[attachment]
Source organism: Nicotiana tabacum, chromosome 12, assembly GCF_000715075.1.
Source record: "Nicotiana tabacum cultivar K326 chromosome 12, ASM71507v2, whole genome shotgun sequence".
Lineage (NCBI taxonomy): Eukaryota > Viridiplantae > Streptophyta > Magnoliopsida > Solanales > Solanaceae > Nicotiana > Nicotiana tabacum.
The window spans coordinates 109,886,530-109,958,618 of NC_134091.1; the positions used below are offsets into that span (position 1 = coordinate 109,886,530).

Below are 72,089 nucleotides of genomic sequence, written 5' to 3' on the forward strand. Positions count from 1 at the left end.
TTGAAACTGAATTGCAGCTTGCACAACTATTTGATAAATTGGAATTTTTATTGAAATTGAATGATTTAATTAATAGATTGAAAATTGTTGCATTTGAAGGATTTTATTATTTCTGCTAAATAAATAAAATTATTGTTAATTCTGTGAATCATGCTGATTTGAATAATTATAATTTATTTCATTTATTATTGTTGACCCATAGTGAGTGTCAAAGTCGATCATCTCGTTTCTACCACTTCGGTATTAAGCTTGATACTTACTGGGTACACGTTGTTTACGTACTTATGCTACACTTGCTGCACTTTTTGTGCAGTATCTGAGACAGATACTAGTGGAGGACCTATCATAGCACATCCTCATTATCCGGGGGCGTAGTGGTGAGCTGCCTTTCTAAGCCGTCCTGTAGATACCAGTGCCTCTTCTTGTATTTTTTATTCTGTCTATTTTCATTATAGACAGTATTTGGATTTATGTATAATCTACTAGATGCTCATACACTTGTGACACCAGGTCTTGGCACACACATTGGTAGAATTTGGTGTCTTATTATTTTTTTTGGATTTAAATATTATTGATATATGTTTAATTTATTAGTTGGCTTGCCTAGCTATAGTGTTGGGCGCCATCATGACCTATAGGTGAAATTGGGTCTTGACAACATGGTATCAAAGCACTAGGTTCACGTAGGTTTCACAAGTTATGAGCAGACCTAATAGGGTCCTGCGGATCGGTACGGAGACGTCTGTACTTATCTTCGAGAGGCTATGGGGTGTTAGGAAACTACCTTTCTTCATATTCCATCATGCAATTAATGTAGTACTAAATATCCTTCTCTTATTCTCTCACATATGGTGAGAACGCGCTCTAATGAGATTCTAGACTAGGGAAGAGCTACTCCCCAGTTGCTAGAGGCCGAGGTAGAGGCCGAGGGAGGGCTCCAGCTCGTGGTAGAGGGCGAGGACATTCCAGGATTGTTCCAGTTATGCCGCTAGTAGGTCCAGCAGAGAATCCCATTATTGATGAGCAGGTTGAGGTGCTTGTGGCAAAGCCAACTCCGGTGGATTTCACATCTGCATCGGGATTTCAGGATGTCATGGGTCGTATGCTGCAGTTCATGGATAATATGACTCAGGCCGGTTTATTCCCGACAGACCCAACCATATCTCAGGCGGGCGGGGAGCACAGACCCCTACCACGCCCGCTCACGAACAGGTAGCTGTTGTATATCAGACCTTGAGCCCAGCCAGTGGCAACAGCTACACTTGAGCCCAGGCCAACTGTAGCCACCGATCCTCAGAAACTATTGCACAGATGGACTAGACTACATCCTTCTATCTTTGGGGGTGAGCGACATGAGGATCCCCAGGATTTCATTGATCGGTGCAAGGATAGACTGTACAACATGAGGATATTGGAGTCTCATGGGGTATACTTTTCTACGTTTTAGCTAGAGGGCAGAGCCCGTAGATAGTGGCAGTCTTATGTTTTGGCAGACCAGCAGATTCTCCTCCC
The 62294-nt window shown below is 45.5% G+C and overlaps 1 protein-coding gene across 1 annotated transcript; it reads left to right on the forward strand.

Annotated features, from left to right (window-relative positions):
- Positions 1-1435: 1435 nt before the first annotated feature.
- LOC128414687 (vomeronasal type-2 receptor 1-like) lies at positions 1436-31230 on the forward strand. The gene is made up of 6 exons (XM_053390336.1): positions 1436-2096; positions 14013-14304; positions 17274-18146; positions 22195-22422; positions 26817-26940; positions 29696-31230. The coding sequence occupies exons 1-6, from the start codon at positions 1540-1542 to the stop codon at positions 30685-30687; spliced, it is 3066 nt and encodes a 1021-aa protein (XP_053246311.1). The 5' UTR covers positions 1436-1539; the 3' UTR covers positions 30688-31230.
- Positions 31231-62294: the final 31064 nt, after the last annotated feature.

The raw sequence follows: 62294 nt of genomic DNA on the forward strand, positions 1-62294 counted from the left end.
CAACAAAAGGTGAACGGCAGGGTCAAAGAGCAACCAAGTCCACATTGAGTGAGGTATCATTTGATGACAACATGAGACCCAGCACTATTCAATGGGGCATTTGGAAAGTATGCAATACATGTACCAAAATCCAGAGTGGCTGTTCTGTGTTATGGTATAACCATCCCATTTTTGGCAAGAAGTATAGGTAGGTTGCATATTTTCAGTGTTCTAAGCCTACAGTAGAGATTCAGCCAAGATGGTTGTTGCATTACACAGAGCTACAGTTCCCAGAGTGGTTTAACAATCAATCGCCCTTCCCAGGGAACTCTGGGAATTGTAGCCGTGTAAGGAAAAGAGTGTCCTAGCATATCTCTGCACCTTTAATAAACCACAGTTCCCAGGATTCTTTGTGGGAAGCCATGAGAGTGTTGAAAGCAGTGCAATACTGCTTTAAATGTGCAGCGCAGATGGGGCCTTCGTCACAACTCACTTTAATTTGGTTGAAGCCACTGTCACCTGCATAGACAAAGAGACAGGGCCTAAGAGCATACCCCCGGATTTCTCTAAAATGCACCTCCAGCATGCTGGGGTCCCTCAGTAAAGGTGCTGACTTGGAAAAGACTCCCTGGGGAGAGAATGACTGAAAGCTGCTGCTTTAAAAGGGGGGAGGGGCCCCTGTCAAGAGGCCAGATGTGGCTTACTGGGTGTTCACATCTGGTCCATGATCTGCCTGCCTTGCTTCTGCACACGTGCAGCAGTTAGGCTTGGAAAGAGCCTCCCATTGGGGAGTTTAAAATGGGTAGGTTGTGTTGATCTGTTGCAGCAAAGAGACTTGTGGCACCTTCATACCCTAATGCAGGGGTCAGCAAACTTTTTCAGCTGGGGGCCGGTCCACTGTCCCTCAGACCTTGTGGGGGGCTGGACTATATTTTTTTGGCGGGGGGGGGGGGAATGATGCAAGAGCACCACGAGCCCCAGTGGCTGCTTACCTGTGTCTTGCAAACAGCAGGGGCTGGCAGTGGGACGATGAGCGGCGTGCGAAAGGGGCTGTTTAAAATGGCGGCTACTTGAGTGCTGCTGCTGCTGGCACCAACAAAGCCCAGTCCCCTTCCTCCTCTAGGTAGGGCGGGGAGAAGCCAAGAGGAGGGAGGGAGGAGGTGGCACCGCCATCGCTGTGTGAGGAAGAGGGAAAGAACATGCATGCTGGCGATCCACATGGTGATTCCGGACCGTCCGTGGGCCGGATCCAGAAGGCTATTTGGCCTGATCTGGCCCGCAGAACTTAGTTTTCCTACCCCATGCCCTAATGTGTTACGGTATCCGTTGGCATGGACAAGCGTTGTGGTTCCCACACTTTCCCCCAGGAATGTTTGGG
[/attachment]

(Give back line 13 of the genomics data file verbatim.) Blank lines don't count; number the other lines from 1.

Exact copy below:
CAACAAAAGGTGAACGGCAGGGTCAAAGAGCAACCAAGTCCACATTGAGTGAGGTATCATTTGATGACAACATGAGACCCAGCACTATTCAATGGGGCATTTGGAAAGTATGCAATACATGTACCAAAATCCAGAGTGGCTGTTCTGTGTTATGGTATAACCATCCCATTTTTGGCAAGAAGTATAGGTAGGTTGCATATTTTCAGTGTTCTAAGCCTACAGTAGAGATTCAGCCAAGATGGTTGTTGCATTACACAGAGCTACAGTTCCCAGAGTGGTTTAACAATCAATCGCCCTTCCCAGGGAACTCTGGGAATTGTAGCCGTGTAAGGAAAAGAGTGTCCTAGCATATCTCTGCACCTTTAATAAACCACAGTTCCCAGGATTCTTTGTGGGAAGCCATGAGAGTGTTGAAAGCAGTGCAATACTGCTTTAAATGTGCAGCGCAGATGGGGCCTTCGTCACAACTCACTTTAATTTGGTTGAAGCCACTGTCACCTGCATAGACAAAGAGACAGGGCCTAAGAGCATACCCCCGGATTTCTCTAAAATGCACCTCCAGCATGCTGGGGTCCCTCAGTAAAGGTGCTGACTTGGAAAAGACTCCCTGGGGAGAGAATGACTGAAAGCTGCTGCTTTAAAAGGGGGGAGGGGCCCCTGTCAAGAGGCCAGATGTGGCTTACTGGGTGTTCACATCTGGTCCATGATCTGCCTGCCTTGCTTCTGCACACGTGCAGCAGTTAGGCTTGGAAAGAGCCTCCCATTGGGGAGTTTAAAATGGGTAGGTTGTGTTGATCTGTTGCAGCAAAGAGACTTGTGGCACCTTCATACCCTAATGCAGGGGTCAGCAAACTTTTTCAGCTGGGGGCCGGTCCACTGTCCCTCAGACCTTGTGGGGGGCTGGACTATATTTTTTTGGCGGGGGGGGGGGGAATGATGCAAGAGCACCACGAGCCCCAGTGGCTGCTTACCTGTGTCTTGCAAACAGCAGGGGCTGGCAGTGGGACGATGAGCGGCGTGCGAAAGGGGCTGTTTAAAATGGCGGCTACTTGAGTGCTGCTGCTGCTGGCACCAACAAAGCCCAGTCCCCTTCCTCCTCTAGGTAGGGCGGGGAGAAGCCAAGAGGAGGGAGGGAGGAGGTGGCACCGCCATCGCTGTGTGAGGAAGAGGGAAAGAACATGCATGCTGGCGATCCACATGGTGATTCCGGACCGTCCGTGGGCCGGATCCAGAAGGCTATTTGGCCTGATCTGGCCCGCAGAACTTAGTTTTCCTACCCCATGCCCTAATGTGTTACGGTATCCGTTGGCATGGACAAGCGTTGTGGTTCCCACACTTTCCCCCAGGAATGTTTGGG